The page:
According to data made available by IDC, the number of wearables shipped globally grew by 200% in the first quarter of 2015 when compared to a similar period last year to stand at a whopping 11.4 million units. Yet wearables have yet to barely scratch the surface. The much anticipated Apple Watch had barely been on sale when this data was being gathered. Considering the huge demand for it at launch, we can’t wait to see what Q2 2015 data looks like.
Here are the figures from IDC:
From the above data, we can draw several conclusions:
- Android Wear is performing poorly. This is not news anyway but it is worth noting. Samsung has been pushing smartwatches that run Tizen and not Android Wear. With a 5.3% share of the smartphone market, we’re racking our brains trying to figure out what percentage of that share is actually shipments of the Gear Live, Samsung’s only smartwatch that runs Android Wear. It is interesting to note that the Gear Live is no longer on sale since it is no longer available on the Play Store, the only medium it sold via.
- Apple Watch will blow everyone out of the water. Apple has a strong brand presence in China and sales of its smartphones in the East Asian country have been a big boost to its smartphone business. While we’re not yet sure about the overall market’s reaction to the Apple Watch with its higher price tag and that it works only with iOS devices, we can bet on China pushing the numbers. I mean, look at what Xiaomi managed to achieve with the Mi-band. The Chinese startup (yes, that) has close to 25% of the entire wearables market in Q1 2015 yet its wearable devices were only on sale in China. It has just started availing them outside China.
- Specialized wearables and not glorified smartwatches that are almost lame when not in the company of a smartphone are popular. Having Fitbit, Garmin and Jawbone in the top five leading wearables vendors just proves that. So far the market has been receptive to wearable devices that address their specific needs. Like health and fitness or tracking.
- Samsung needs to do a lot of work on their wearables portfolio. It’s not like they are not doing so anyway. The company took a step back from announcing new wearables every other day so as to rethink the smartwatch. We really hope what they’ve been developing behind closed doors will capture the market’s attention and have them increase their share of the wearables market come same time next year. Samsung managed to ship 600,000 wearables in Q1, up from the 300,000 units they managed to ship over a similar period last year. Doubling its shipments wasn’t enough to stop the company from having its share of the smartphone market drop from 7.9% to to 5.3%.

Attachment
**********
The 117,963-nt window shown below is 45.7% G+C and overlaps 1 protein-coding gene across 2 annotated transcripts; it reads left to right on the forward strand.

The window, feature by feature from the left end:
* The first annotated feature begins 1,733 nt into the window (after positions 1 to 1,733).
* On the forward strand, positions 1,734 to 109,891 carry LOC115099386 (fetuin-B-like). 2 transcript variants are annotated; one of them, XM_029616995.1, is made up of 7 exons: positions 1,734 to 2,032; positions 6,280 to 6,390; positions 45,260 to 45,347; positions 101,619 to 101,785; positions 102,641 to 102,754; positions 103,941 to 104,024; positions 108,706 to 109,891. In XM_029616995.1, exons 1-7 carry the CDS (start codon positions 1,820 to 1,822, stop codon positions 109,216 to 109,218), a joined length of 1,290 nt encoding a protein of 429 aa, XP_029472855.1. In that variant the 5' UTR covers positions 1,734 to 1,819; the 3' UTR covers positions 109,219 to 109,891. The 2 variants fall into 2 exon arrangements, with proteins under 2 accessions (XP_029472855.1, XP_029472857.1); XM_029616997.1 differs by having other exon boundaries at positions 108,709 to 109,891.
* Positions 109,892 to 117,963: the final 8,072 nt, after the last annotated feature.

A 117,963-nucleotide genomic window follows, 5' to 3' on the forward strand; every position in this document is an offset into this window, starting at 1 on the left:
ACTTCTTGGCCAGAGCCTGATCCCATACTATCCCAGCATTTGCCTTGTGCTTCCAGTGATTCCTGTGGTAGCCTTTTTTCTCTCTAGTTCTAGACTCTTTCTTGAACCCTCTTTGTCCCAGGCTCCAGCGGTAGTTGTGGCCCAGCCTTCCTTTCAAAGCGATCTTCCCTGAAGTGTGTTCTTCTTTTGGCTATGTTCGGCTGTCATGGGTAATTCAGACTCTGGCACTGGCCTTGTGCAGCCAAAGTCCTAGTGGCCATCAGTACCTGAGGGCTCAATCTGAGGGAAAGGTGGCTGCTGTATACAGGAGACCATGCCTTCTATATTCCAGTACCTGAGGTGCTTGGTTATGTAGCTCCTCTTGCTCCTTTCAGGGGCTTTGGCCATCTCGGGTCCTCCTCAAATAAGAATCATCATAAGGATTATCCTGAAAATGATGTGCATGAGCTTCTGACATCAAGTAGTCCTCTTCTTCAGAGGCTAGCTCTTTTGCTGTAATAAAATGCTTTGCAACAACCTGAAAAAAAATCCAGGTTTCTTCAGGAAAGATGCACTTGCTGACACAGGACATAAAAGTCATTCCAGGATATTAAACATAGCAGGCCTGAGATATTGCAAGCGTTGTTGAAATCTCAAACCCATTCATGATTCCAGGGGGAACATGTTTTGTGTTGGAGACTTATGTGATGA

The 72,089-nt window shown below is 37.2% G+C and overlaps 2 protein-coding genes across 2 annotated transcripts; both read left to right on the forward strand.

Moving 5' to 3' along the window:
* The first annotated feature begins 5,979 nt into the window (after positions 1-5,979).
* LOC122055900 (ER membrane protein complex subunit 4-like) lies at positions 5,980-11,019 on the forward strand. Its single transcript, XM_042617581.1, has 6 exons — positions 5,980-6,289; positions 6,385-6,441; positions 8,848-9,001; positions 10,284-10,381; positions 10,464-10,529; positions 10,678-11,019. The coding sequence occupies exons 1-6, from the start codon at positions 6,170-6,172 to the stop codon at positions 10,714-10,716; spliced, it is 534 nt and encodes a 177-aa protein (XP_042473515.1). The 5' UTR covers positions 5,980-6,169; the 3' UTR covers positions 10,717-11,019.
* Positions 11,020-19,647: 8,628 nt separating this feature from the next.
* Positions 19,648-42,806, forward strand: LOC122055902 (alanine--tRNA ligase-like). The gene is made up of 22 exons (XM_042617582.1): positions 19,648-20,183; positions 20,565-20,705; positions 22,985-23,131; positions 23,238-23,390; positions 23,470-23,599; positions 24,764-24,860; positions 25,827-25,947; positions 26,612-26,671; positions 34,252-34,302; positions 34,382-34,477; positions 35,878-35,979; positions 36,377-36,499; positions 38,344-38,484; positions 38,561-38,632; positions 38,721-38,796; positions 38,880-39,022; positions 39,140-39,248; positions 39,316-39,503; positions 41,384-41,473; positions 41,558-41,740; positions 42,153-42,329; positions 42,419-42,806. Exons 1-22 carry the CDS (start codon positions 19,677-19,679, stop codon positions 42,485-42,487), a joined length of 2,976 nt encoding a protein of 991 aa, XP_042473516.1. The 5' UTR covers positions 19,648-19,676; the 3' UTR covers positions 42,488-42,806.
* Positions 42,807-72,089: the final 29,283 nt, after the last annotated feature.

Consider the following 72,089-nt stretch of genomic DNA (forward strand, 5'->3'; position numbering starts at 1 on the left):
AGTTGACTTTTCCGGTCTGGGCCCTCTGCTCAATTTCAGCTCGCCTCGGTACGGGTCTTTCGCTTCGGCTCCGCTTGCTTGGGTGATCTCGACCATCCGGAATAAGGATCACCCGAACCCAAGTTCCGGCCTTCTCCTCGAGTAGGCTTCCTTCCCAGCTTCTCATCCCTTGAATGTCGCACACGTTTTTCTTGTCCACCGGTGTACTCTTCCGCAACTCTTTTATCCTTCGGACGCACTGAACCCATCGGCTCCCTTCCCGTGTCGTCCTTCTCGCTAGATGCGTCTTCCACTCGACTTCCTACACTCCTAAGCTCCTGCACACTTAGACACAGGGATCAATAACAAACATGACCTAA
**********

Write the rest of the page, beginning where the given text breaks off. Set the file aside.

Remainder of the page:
- Pebble and Sony need to do a lot of work. Honestly, everyone else not appearing in the top five list needs to do a lot of work. Samsung, Apple, Lenovo, Huawei and LG make up the top five smartphone vendors in the world in Q1 2015 according to IDC data. Of the five, only Samsung makes the above list. We know the Apple story already. Lenovo, through Motorola, has the Moto 360 which is one of the most popular Android Wear smartwatches. We’ll wait to see of version 2 of the Moto 360 will shake things up a bit. Huawei has the gorgeous Watch. It will have itself to blame if it doesn’t do much with it. It’s other wearables, the Talkbands aren’t as mainstream and only come up for mention when Huawei is announcing ridiculously large devices like the 6.8 inch P8max so that they can be used as accessories for calling functionality.
Sony and Pebble are singled out because they’ve had a headstart. Pebble smartwatches have been the most popular in the market for sometime and not even the arrival of the Android Wears has shaken the startup’s hold but still Jawbone managed to wrestle it from contending for top honours. Sony has been pushing its smartwatches for quite sometime and honestly they are not doing as well as they would’ve liked. Probably its decision to finally go with Android Wear for its Smartwatch series will pay off in coming days after earlier reluctance to abandon its proprietary platform.
Looking ahead, the wearables market is going to witness a lot of competition. From sports gear manufacturers like Adidas (sadly Nike discontinued the FuelBand) to traditional technology powerhouses like Apple who want to push the reach of their advanced technologies to more and more users to luxury watch makers like Tag Heuer who have to swim with the tide so as to protect their coveted spot in the watch business in the wake of encroachment from the likes of Apple to new players in the wearables space like Haier, the field is wide open. If anything, smartphone shipments in 2014 topped the 1 billion mark. Wearables have an equal potential and whoever gets it right this early will have something to smile about for a long time to come.